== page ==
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Robert can be annoying at times though, it must be said. He famously doesn’t like the Beatles, on the basis that they wrote some children’s songs. Nothing wrong with not liking the Beatles of course, but he doesn’t have to keep telling us: that’s what makes us think he’s just being controversial for the sake of it. And he tells us what kind of shoes he’s wearing a little too frequently.

Other than that, he fits the BBC bill pretty well: he’s entertaining, informative and educational.

BBC set for U-turn over local radio cuts after outcry from listeners and MPs | Media | The Guardian

Well, this is good news. It is becoming a bit boring, though, to be honest. Every now and then, the BBC, for whatever reason, decides it has to cut back on its radio stations. This time, it’s the whole of the BBC local radio network, some 40 stations. Last year it was BBC 6 Music, the DAB digital station.

And many years ago, the ‘Save GLR Campaign’ managed to increase the audience figures for the ‘local’ station for London at a time when its own publicity machine was to all intents and purposes non-existent.

‘Delivering Quality First’ is the heading under which the BBC is making cuts to many of its services. One of the many arguments against cutting back on the local radio services is: how come such gems as BBC 3’s ‘Snog, Marry, Avoid’ is still going?

The BBC should be making and broadcasting programmes, on TV as well as on radio, that the commercial sector wouldn’t touch with a barge-pole. It should not be copying ITV’s output, it should be innovating. People are quite rightly cross that the BBC is going to start showing ‘The Voice’ which is a copy of ITV’s ‘The X Factor’, and if stories are to be believed, its judges, possibly including one Kylie Minogue will be paid millions of pounds – money which would easily keep the threatened local radio stations going for several months.

I’m not the biggest fan of BBC London, apart from those bits still left over from its predecessor, the aforementioned GLR, but it too has its own loyal following. And I’m sure the same can be said for the other local radio stations.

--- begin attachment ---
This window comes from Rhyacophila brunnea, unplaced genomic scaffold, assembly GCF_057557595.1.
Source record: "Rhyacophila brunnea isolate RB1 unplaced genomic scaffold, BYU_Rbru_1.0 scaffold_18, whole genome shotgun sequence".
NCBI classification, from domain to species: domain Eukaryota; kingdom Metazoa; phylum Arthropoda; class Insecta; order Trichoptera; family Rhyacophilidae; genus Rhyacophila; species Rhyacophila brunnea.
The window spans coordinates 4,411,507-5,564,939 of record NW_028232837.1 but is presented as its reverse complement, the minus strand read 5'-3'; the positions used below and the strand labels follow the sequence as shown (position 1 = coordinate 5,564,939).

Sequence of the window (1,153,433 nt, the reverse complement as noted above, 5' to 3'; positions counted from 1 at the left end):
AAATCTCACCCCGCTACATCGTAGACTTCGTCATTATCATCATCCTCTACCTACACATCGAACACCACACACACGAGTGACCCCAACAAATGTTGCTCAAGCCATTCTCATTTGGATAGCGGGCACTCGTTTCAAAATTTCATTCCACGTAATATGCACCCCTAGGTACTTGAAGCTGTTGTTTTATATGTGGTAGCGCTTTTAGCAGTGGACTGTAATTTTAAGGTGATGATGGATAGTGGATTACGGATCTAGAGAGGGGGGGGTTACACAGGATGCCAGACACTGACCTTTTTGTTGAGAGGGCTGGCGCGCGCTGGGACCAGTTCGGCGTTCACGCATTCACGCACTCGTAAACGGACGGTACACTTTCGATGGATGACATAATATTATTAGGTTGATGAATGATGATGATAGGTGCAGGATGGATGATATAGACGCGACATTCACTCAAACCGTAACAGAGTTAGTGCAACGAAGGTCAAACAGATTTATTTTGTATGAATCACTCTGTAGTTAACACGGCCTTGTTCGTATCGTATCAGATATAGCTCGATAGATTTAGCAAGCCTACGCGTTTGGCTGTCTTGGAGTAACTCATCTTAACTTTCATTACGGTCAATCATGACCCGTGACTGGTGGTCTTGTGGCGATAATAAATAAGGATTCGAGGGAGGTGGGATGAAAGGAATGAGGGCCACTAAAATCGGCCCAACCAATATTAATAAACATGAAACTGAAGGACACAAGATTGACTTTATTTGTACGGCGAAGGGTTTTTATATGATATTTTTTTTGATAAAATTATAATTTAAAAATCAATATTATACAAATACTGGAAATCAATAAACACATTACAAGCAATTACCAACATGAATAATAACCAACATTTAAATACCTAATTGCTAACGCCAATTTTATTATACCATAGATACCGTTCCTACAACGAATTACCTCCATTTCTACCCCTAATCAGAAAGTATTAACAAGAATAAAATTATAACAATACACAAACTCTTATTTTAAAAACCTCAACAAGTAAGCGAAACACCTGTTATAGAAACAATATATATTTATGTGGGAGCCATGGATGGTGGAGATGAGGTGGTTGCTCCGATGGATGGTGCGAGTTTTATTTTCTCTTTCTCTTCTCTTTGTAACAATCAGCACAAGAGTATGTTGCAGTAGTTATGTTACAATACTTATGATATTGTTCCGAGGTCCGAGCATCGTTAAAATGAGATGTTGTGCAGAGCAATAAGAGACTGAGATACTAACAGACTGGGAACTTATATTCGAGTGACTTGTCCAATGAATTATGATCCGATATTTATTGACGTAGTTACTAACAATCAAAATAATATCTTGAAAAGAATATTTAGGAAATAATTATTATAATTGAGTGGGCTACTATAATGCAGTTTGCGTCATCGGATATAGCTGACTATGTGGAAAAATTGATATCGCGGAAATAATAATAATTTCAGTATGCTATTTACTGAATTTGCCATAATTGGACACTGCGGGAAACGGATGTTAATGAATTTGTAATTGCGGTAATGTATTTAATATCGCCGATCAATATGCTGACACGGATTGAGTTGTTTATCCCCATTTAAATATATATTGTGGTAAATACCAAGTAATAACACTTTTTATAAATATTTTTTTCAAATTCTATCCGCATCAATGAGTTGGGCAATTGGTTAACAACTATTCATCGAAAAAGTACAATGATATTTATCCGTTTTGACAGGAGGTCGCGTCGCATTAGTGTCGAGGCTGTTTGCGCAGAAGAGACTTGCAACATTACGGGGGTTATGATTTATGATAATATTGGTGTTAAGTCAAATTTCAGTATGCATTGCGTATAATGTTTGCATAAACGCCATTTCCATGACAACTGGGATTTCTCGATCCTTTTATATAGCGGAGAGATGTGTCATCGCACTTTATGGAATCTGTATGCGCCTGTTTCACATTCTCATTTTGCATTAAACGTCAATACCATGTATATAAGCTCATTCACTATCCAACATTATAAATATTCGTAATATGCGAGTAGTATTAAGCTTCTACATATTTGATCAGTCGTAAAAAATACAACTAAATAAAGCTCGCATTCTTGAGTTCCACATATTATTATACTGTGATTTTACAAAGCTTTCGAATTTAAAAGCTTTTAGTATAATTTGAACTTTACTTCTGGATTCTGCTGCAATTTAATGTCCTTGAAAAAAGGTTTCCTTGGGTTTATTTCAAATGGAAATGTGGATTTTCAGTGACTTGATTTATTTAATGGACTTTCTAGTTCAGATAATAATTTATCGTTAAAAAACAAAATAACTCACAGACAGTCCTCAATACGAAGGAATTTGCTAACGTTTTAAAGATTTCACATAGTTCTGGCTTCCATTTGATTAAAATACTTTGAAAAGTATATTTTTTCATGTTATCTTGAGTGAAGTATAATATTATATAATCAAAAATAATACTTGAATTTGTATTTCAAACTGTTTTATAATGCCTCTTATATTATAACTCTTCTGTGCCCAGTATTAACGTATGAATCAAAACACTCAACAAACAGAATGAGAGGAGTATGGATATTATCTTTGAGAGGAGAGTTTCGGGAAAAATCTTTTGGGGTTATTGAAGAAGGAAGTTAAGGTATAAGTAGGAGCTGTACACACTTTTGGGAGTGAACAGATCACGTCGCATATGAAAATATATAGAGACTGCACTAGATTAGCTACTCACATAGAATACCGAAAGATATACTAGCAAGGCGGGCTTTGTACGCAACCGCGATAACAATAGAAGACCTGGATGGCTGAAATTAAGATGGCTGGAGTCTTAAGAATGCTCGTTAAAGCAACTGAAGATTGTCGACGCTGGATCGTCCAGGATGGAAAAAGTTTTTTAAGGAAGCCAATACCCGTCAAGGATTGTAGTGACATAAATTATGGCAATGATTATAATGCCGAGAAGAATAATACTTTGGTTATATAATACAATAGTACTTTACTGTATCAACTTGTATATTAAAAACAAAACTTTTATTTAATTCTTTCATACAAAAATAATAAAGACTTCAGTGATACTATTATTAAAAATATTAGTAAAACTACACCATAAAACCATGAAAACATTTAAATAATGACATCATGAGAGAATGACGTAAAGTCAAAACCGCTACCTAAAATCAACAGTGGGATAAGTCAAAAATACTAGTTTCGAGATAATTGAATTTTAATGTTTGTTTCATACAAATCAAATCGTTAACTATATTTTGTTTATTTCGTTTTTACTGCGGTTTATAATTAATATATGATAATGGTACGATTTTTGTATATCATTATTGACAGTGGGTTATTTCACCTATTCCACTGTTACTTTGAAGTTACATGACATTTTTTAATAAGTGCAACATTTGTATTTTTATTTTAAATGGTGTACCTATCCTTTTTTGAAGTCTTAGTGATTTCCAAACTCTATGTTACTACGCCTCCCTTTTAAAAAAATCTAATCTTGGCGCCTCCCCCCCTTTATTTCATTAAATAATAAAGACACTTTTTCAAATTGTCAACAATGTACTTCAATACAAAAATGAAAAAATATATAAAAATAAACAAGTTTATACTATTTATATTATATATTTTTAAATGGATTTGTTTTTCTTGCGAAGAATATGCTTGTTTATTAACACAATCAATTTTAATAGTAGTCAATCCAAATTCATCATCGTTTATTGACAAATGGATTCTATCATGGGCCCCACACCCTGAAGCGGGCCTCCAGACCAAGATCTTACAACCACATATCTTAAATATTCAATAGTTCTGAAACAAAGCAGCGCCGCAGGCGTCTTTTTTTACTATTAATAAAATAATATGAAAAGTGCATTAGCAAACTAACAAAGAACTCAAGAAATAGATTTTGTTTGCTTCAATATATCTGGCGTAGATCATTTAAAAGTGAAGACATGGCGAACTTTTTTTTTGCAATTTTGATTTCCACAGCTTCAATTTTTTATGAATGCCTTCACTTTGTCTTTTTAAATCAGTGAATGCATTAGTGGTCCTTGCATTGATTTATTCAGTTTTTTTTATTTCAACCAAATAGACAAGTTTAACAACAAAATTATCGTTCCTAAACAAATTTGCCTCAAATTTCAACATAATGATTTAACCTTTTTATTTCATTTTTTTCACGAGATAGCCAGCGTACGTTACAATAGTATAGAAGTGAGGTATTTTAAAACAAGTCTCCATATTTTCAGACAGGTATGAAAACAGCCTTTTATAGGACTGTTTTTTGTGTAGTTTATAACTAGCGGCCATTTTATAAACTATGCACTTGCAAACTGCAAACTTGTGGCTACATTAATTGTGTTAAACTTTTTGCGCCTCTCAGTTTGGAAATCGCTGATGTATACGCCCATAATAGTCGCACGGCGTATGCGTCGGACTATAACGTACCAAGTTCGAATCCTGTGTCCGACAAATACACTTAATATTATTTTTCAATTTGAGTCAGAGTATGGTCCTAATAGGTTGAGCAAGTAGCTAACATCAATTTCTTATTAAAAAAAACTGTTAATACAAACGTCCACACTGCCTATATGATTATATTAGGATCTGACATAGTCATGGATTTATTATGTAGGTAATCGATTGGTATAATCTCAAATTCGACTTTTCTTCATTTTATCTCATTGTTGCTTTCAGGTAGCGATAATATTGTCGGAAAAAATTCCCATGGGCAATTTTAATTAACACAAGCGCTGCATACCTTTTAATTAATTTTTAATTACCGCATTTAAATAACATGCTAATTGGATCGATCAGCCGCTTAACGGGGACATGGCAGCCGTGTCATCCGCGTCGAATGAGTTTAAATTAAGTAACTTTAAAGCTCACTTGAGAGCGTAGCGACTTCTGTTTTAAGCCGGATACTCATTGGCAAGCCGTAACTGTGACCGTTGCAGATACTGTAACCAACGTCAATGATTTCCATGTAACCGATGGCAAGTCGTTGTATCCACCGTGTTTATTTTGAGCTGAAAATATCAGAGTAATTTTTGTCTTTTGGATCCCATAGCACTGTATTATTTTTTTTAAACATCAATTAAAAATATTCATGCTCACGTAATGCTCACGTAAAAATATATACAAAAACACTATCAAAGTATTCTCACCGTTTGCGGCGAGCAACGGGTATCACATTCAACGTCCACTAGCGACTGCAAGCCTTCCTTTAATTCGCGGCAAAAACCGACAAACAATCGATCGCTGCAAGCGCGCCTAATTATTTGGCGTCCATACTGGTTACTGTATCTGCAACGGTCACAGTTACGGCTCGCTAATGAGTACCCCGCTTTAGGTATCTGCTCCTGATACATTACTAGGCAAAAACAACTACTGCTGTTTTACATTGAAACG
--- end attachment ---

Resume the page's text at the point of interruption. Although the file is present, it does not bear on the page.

BBC set for U-turn over local radio cuts after outcry from listeners and MPs | Media | The Guardian.

As some of the comments make clear, the Director General Mark Thompson doesn’t come out of this well. He is so out of touch with the BBC’s audience, he really shouldn’t be in that position.

Johnny Vaughan

Unexpected news today that Johnny Vaughan is leaving Capital FM’s Breakfast Show after eight years. Nowhere near the longevity of his predecessor, Chris Tarrant!

It seems he’s leaving with immediate effect. Not that it bothers me, really. At that time of day, I’m at work and the radio station on in the background is very rarely Capital. Often, though, it is another one with the same kind ‘personality’ led music show: a bloke and girl combo where the bloke is the funny one and the girl is the ditzy sidekick who has to laugh at all the bloke’s gags and well-rehearsed ad-libs and one-liners.

Johnny Vaughan said: “I have just loved doing this job but after all these years of getting up in the middle of the night, I really think the time is right to hand over the microphone to someone else. It’s been a joy waking up London every morning and a thrill to have been part of the broadcasting tapestry of this great city.”

On Twitter, Christian O’Connell said: “For record..Johnny Vaughan very very funny and so smart. Was so intimidated by his talent when i took over from him on Fighting Talk. Dont know whats happened and why at Crapital.”

Crapital? I haven’t heard it called that since the early days in the 1970s when it was called Capital Radio and often went off-air at unexpected times. The reason given was that the cleaners would turn up and disconnect some vital piece of equipment so they could plug in the vacuum cleaner. Or maybe that is apocryphal, who knows?

Anyway, Johnny’s off after eight years. Prior to joining Capital, Johnny presented  Channel 4’s Big Breakfast show, which was felt to be close enough in format to a radio programme. He had also worked on the old BBC Radio 5 and on the top BBC station for London, GLR.